Good morning. I have long been of the mind that managing money based on a macro view of the world is exceptionally difficult. First and foremost, stocks don't always pay attention to the macro themes of the day. The most recent bout of stock market weakness is a perfect example of this. Although the economic reports had been coming in below expectations for some time, it wasn't until just a few days ago that anybody cared about the data. But now the weaker-than-expected numbers are all anybody can talk about.
If you've had the sound up on the business news shows recently, you'll likely agree that the markets and the media suddenly care a lot about the data. It's as if all of a sudden this is fresh news and everybody is bearish. While I'm not fond of tooting my own horn, I would like to point out that I've been talking about the crummy numbers for some time now and I even penned a piece entitled "Are They Watching in Washington?" The point here isn't that I was right or that my increased cash levels were unique. No, the point is that once again, the media might be overdoing it.
When I looked at the economic calendar at the end of May and added up the hits and misses, the first thing that came to mind was that this type of analysis might be misleading. Sure, 28 of the 35 reports had come in below expectations. However, there hadn't been 25 disastrous reports. I was simply trying to point out that there was some data to support the idea that the economy's momentum looked to be waning.
Based on the data I reviewed, I assumed that stocks would likely pull back a bit. Empirically speaking, I was expecting a run-of-the-mill corrective phase. But to be clear, I have seen nothing in the data to suggest that the "R word" should even be up for discussion. And like the folks in Washington, I expected the soft patch, which was likely triggered by the turmoil in the Middle East and the triple tragedies in Japan, to be temporary.
However, based on what I've been hearing over the past few days, I'm beginning to get concerned that we might be scaring ourselves into recession. Remember, news travels fast these days. Today, people get the headlines on their phones, their laptops, their tablets, and in old-fashioned ways like their desktop computers, the radio and/or the TV news. And they get it instantly. So, unlike the early days of my career when the public was clueless as to what the economy was doing, nowadays everybody knows that the jobs report was a big miss. They know that the stock market is down. They probably have heard that housing is in a double-dip. And yep, they even know that China's economy is slowing by design.
If you really want to scare yourself, ask where the growth is going to come from now that all of the stimulus money has been spent. Ask why analysts are still busy upping earnings estimates to record levels when the economy is slowing. Ask if China will continue to power global growth or decide to worry about inflation. Ask if there is a way to get out of the situation in Greece. And ask how on earth we are going to deal with more than $14 trillion in debt here at home (which, of course, doesn't include all the unfunded liabilities) with an aging population.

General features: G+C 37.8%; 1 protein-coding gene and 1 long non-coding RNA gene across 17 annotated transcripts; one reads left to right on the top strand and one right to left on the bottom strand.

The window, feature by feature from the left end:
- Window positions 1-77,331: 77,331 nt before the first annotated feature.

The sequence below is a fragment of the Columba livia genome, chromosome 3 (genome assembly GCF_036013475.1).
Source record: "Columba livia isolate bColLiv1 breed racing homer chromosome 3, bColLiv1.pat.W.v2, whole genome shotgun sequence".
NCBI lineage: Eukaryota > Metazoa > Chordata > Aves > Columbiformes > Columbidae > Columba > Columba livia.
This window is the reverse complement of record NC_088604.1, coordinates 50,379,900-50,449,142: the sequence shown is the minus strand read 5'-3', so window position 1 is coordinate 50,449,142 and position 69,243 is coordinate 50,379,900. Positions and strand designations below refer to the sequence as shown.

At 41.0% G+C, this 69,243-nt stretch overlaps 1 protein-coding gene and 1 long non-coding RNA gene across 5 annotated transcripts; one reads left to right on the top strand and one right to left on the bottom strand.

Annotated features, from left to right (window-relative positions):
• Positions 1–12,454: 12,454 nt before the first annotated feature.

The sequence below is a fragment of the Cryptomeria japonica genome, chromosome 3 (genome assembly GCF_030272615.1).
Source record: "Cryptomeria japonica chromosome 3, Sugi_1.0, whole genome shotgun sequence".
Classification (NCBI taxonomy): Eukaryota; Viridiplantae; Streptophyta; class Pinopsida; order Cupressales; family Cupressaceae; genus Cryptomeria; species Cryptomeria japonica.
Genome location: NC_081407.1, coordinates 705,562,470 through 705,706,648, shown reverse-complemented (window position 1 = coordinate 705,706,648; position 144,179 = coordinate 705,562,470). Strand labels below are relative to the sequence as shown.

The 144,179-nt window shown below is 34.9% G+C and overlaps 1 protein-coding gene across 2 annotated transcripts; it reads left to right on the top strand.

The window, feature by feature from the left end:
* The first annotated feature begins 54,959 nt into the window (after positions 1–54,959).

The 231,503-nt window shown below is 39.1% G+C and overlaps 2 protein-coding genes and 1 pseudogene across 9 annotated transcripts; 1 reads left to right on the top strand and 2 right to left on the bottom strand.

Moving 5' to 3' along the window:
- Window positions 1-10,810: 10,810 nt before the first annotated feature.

My key point this morning isn't to try scaring anyone -- all of the issues listed above are well known. Nope, the point is that all of a sudden, traders are focused on the negatives. And although the recent data isn't good, it really isn't all that bad either. Thus, I truly hope we aren't scaring ourselves into something serious here.
Turning to this morning: Comments from ECB President Jean-Claude Trichet regarding the central bank's stance on bond exchanges in Greece have allowed traders to embrace a more upbeat attitude across the pond and have had a positive impact on the futures in the U.S. so far.
On the economic front: There are no major economic reports scheduled for release before the opening bell.
Thought for the day: Will you make time for you today?
Here are the pre-market indicators we review each morning before the opening bell:
- Major Foreign Markets:
- Australia: -0.16%
- Shanghai: +0.64%
- Hong Kong: -0.35%
- Japan: +0.67%
- France: +0.28%
- Germany: +0.58%
- London: +0.21%
- Australia: -0.16%
- Crude Oil Futures: -$0.50 to $98.51
- Gold: -$1.00 to $1546.20
- Dollar: Lower against the yen, euro and pound
- 10-Year Bond Yield: Currently trading at 3.031%
- Stocks Futures Ahead of Open in U.S. (relative to fair value):
- S&P 500: +5.90
- Dow Jones Industrial Average: +50
- Nasdaq Composite: +7.22
- S&P 500: +5.90
Wall Street Research Summary
- Mechel Steel (MTL) - BofA/Merrill
- Nabors Industries )NBR) - Mentioned positively at Bernstein
- Symantec (SYMC) - Cowen
- PF Chang's (PFCB) - Credit Suisse
- Corn Products (CPO) - Deutsche Bank
- Juniper Networks (JNPR) - Evercore Partners
- BE Aerospace (BEAV) - Added to Conviction Buy at Goldman Sachs
- Xilinx (XLNX) - Goldman Sachs
- FedEx (FDX) - Mentioned positively at UBS
- Prudential (PRU) - Estimates increased at UBS
- Southern Copper (SCCO) - Citi
- Complete Genomics (GNOM) - Cowen
- CA Technologies (CA) - Cowen
- Citrix Systems (CTXS) - JPMorgan
- Frontier Communications (FTR) - Macquarie Research
- Research In Motion (RIMM) - Morgan Keegan
- Spring Nextel (S) - Stifel Nicolaus
Long positions in stocks mentioned: None